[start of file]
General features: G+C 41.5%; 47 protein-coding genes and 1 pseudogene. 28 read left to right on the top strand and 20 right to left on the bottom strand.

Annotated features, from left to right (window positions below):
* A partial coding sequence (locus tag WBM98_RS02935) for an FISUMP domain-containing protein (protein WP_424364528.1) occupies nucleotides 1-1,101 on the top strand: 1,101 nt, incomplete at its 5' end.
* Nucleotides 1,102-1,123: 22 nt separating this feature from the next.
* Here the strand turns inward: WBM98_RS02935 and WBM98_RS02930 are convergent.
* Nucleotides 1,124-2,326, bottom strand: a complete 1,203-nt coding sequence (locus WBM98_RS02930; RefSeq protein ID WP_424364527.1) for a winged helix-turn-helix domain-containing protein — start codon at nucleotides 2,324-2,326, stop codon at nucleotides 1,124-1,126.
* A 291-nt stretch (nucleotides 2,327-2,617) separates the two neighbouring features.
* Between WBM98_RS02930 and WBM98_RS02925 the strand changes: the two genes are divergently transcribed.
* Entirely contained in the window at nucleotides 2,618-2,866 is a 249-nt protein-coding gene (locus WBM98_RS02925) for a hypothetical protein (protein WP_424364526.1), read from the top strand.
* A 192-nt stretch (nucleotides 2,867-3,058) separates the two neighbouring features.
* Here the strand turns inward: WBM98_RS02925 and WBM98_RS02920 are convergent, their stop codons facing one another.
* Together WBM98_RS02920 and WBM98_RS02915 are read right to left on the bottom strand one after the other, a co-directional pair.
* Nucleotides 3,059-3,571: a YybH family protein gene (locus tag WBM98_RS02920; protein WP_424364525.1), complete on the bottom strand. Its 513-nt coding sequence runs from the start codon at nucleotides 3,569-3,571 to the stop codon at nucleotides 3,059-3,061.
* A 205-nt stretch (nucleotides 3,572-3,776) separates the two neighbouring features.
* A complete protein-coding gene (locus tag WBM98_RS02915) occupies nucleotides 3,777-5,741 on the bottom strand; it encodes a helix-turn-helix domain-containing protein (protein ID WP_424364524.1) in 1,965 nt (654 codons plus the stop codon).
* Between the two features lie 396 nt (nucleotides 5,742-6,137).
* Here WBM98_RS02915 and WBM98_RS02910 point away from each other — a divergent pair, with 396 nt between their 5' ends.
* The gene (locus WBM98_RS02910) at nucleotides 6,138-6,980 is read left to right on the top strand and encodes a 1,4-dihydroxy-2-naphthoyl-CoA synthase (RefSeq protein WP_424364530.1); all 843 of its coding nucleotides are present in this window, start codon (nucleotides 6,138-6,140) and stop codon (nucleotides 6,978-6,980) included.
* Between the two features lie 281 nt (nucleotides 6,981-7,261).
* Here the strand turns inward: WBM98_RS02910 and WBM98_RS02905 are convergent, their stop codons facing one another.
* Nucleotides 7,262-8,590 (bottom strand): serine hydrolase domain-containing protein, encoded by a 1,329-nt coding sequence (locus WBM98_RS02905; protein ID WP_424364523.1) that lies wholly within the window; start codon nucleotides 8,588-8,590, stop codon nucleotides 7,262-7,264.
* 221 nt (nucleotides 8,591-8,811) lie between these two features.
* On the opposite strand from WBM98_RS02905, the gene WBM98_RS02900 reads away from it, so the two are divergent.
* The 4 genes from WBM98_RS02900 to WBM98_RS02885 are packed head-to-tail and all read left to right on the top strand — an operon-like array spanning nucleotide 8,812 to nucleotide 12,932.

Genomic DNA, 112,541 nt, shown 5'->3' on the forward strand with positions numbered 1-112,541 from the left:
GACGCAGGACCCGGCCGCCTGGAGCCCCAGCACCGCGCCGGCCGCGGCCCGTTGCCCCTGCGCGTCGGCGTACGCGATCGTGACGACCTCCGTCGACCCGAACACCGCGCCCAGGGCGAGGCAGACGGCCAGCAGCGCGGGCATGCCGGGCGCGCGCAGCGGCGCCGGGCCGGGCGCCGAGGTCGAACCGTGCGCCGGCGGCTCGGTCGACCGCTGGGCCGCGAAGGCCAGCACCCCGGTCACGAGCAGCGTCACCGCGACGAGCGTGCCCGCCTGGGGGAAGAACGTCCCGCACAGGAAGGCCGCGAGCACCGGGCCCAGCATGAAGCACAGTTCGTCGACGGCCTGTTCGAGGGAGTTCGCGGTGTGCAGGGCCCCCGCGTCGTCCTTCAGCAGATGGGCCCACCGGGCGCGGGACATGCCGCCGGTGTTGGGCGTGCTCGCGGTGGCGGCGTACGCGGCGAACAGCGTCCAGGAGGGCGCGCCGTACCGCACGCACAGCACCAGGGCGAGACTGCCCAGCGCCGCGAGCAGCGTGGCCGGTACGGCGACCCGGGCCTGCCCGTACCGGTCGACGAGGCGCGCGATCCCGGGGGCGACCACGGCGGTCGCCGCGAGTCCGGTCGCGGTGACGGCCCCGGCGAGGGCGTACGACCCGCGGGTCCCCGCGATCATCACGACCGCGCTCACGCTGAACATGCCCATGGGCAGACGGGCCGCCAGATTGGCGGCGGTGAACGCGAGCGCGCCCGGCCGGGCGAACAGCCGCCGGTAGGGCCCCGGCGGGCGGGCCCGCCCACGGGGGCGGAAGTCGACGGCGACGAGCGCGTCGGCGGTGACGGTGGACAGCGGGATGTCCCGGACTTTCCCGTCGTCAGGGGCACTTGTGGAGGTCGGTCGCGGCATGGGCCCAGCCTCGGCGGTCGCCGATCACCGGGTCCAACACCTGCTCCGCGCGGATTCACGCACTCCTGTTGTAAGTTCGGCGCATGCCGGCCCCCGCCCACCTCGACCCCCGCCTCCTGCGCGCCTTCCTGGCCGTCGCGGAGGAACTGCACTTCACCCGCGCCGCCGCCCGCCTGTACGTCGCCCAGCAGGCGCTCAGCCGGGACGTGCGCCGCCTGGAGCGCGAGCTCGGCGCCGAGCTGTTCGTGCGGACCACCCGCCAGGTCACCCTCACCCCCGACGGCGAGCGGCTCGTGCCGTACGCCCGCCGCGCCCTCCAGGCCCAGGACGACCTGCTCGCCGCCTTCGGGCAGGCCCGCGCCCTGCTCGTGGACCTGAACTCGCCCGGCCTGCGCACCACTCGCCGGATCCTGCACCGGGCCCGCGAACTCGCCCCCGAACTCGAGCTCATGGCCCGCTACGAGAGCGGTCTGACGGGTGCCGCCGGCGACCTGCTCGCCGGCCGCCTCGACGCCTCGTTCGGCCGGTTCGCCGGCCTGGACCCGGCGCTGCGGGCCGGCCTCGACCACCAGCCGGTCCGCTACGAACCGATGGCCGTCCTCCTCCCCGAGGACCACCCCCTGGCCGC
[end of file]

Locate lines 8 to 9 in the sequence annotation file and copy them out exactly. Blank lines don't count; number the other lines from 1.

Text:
* Between WBM98_RS02930 and WBM98_RS02925 the strand changes: the two genes are divergently transcribed.
* Entirely contained in the window at nucleotides 2,618-2,866 is a 249-nt protein-coding gene (locus WBM98_RS02925) for a hypothetical protein (protein WP_424364526.1), read from the top strand.